Using a spellchecker is a convenient way to quickly check and correct errors in a text. Running it over your email before you send it or over your blog post before you publish it is highly recommendable. But does it find all the mistakes?
A spellchecker is ‘a computer program which checks the spelling of words in files of text, typically by comparison with a stored list of words’ (http://www.oxforddictionaries.com/definition/english/spellchecker). And therein lies the weak spot: it checks against a list of words. So what about words that are on that list and spelled correctly – but not where you want them? Have a look at the following ten examples that would pass a spellchecker with flying colours. Can you spot the error in each of them?
Have a go – beat the spellchecker!
1. Could you send me the text in an edible format?
2. During a conversion between three or more people, one person often unwittingly takes on the role of the moderator.
3. After giving birth, all he wanted was to hold her baby in her arms.
4. We are happy to except your offer and look forward to working with you.
5. It was all – in all – a successful launch.
6. ‘Let’s eat nan,’ she said, and sat down at the table.
7. The company is implementing the changes across all sectors and it’s ever expanding network of suppliers.
8. A fixed space can be used to keep two words together that is separated by a space.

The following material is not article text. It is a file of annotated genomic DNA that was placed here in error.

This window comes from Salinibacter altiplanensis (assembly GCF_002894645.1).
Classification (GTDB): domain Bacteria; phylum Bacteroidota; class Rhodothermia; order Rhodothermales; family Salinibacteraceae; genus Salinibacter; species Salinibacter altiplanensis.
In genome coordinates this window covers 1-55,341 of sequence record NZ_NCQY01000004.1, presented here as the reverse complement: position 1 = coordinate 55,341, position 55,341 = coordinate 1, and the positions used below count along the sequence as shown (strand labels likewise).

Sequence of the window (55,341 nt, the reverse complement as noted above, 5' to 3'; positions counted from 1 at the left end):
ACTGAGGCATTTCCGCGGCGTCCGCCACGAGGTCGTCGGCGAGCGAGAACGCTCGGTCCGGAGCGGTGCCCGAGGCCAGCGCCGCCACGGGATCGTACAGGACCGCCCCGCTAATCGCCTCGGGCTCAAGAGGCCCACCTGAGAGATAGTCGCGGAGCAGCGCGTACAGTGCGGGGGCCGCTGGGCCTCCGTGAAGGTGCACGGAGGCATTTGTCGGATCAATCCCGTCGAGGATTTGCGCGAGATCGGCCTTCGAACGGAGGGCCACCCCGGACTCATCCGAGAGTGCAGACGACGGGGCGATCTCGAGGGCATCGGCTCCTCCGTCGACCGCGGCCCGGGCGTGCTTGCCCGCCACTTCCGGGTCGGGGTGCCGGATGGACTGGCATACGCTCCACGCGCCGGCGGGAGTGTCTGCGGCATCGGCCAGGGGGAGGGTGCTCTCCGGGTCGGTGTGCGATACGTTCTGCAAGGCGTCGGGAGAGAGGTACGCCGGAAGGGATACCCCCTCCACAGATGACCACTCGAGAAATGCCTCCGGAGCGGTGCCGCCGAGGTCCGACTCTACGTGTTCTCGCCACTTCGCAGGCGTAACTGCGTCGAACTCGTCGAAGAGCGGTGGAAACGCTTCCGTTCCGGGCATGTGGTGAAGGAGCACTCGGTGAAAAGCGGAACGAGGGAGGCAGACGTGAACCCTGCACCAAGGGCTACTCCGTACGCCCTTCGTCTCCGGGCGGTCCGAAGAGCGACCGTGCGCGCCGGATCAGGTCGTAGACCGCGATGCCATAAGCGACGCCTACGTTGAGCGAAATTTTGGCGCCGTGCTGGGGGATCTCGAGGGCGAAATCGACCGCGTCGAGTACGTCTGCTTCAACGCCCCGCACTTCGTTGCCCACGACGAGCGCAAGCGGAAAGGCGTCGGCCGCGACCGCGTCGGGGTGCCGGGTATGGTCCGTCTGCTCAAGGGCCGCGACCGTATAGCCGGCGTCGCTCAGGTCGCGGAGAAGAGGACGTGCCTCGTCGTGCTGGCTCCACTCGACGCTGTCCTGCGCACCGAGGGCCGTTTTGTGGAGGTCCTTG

9. Do something great – everyday!
10. By spotting only one the ten errors, you have already beaten the spellchecker.
You can find the answers at the bottom of this post.
A spellchecker is not a proofreader
It is easy to be lulled into a false sense of security with a spellchecker. After all, it is supposed to check your spelling, so you would think that it will find any mistake. But as you can see in these examples, a spellchecker cannot find the error if the spelling of the word in the text matches the spelling of the word on its list. It cannot tell if a word is missing or in the wrong place. No wonder – it is only a program and cannot read and understand the text as such.
Human proofreaders, on the other hand, not only check spelling and grammar, they also read the text for sense. They don’t just look at the individual words but at the whole picture. This is why a trained proofreader can spot correctly spelled words in the wrong context and other inconsistencies. So if you really want to be on the safe side, don’t just rely on a spellchecker – run it past a proofreader as well.
1. editable [not: edible]
2. conversation [not: conversion]
3. all she wanted [not: he]
4. accept [not: except]
5. – all in all – [not: all – in all –]
6. ‘Let’s eat, nan,’ [not: ‘Let’s eat nan,’]
7. its [not: it’s]
8. that are [not: that is]
9. every day [not: everyday]
10. one of the [not: one the]